If you register your copyright prior to infringement (or within three months of publication), you may be eligible for additional protection in the event of a copyright lawsuit. Registering your copyright after infringement limits your case to actual damages (the amount of money you lost as a result of the infringement) rather than statutory damages (damages valued by the law on the basis and type of infringement). Because actual damages can be difficult to prove and may be limited in some cases, the ability to receive statutory damages is a compelling reason to register your copyright when creating new work.
You can give someone permission to use your image without giving up your copyright
It is critical to understand the distinction between licensing and copyright. You have the right to license your image to another party as the owner of the copyright. Licensing is a method of granting someone permission to use your image without affecting the image’s (copyright) ownership. Licensing agreements can vary in terms of how much control you want to give others over your images; you can grant them rights to use your image for a specific purpose for a specific amount of time, or you can grant them broad usage rights. Regardless of how you decide to license an image, you can grant them permission to use it without relinquishing ownership.If someone wants to use one of your images, make sure you know exactly what rights you’re granting them and whether those rights are for licensed use or copyright.
Although copyright makes you the owner of the image, how you use it may still be limited by other factors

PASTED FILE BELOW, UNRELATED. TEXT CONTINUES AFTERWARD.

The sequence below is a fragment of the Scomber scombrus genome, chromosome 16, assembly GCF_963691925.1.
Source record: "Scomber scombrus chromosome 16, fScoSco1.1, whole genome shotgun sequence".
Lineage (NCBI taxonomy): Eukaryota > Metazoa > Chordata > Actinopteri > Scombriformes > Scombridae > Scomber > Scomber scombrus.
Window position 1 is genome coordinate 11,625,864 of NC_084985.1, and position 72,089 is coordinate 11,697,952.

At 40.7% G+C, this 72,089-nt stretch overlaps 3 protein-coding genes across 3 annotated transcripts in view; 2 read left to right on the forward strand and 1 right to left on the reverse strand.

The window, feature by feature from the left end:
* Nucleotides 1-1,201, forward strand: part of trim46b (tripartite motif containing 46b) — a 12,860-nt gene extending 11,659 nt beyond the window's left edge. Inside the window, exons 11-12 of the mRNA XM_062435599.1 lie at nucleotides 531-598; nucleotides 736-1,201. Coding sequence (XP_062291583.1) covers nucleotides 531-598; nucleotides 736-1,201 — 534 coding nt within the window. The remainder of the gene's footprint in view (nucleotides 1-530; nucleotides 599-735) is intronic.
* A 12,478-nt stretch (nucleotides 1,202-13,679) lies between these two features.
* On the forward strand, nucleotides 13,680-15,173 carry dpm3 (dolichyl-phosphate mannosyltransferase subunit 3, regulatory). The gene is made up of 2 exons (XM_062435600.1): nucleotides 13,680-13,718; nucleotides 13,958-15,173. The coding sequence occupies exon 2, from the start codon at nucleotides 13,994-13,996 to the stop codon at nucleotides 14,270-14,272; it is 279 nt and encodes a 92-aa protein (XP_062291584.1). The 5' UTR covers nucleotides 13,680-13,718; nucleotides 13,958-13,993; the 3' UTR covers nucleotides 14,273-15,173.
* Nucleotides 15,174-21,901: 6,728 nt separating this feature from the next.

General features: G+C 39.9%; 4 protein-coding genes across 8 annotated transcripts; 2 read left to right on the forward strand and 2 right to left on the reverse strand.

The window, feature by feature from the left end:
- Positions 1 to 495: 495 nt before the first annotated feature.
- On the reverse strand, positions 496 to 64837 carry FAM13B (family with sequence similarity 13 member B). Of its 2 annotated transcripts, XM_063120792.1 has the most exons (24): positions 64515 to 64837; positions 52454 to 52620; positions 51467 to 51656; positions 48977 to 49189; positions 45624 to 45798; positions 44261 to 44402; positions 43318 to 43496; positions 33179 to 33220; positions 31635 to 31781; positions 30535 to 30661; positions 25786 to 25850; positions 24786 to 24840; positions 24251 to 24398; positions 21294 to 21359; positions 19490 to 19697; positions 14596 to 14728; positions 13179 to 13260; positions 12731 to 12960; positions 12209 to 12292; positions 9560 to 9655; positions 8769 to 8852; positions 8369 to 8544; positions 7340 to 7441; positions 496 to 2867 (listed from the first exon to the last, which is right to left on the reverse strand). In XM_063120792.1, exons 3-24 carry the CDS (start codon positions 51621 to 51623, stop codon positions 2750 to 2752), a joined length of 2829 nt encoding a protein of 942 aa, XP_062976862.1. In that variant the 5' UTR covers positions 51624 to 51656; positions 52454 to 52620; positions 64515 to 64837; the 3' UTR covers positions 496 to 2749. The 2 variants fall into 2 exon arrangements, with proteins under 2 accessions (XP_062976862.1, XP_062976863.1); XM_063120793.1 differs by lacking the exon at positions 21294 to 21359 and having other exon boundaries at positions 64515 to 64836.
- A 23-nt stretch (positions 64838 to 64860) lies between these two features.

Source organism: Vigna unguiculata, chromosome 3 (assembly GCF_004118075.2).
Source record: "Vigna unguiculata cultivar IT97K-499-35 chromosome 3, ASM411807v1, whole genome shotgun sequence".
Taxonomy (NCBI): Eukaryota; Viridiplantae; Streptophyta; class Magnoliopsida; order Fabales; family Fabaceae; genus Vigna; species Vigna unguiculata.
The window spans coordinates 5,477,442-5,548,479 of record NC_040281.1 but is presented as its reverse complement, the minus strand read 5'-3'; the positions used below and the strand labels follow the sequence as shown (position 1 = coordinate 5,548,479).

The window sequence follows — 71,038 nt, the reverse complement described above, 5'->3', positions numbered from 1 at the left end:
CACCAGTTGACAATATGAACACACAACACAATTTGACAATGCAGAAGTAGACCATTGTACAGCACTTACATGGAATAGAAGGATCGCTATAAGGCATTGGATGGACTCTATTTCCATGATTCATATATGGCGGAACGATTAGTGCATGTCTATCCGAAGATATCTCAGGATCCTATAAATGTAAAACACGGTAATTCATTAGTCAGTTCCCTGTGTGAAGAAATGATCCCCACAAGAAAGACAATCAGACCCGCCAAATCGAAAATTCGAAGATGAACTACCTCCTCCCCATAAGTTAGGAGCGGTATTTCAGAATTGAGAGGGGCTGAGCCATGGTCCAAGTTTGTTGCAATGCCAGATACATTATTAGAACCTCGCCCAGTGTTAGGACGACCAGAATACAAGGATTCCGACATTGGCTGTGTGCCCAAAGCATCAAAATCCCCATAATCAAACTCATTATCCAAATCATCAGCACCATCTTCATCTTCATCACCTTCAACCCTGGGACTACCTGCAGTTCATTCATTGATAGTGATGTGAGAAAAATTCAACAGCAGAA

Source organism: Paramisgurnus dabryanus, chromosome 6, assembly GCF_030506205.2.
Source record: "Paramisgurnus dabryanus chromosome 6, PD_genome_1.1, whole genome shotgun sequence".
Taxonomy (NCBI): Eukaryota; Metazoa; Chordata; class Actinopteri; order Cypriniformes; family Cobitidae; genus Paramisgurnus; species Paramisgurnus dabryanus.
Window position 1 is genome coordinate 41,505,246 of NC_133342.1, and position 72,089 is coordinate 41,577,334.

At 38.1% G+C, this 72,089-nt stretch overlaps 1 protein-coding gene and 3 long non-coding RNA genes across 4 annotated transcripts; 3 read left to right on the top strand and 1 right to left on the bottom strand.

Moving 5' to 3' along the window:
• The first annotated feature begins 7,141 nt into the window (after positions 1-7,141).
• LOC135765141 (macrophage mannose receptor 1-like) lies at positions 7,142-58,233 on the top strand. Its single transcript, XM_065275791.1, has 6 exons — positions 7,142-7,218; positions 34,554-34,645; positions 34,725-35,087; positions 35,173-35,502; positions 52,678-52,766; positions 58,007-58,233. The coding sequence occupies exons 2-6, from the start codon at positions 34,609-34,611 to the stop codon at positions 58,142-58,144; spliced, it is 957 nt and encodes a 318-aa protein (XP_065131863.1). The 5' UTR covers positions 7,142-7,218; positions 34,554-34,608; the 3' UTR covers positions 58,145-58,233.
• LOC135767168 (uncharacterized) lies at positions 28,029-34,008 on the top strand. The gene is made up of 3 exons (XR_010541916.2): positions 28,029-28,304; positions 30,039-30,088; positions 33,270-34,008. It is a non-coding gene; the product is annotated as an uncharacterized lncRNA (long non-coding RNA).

Owning the copyright to an image is akin to owning a car. When you own a car, you can do whatever you want with it, but there are some restrictions on how you can use it. You must still follow the rules of the road as an owner. Similarly, having copyright gives you ownership of an image, but there may be restrictions on how you can use it. Some situations, for example, necessitate a model release or a property release before publishing an image, and copyright ownership does not negate those requirements. Even if you own the copyright to a photograph, you can create a licensing agreement that limits your own use of it.
Just because someone is using your work does not mean they are infringing on your intellectual property rights
While the law grants the copyright holder the exclusive right to reproduce, display, and distribute their work, there are a few exceptions in which someone can legally use a copyrighted image. For example, sharing an image or quoting a portion of a written work for the purpose of reporting on it (think book reviews) or education may be permissible under fair use. However, the scope of fair use is extremely limited, and in most cases, when someone uses your image without your permission, it is copyright infringement.
As photographers, we must have a basic understanding of the rights and protections afforded to us under US copyright law. Because copyright law is fairly nuanced, I recommend that you consult with a good intellectual property lawyer for information and questions about a specific case. For more information, including how to register your copyright, visit the US Copyright Office’s website.
Note: If you want to make some adjustments to the photo just let me know. I can do it for you at a very low cost. You can hire me to edit your photo.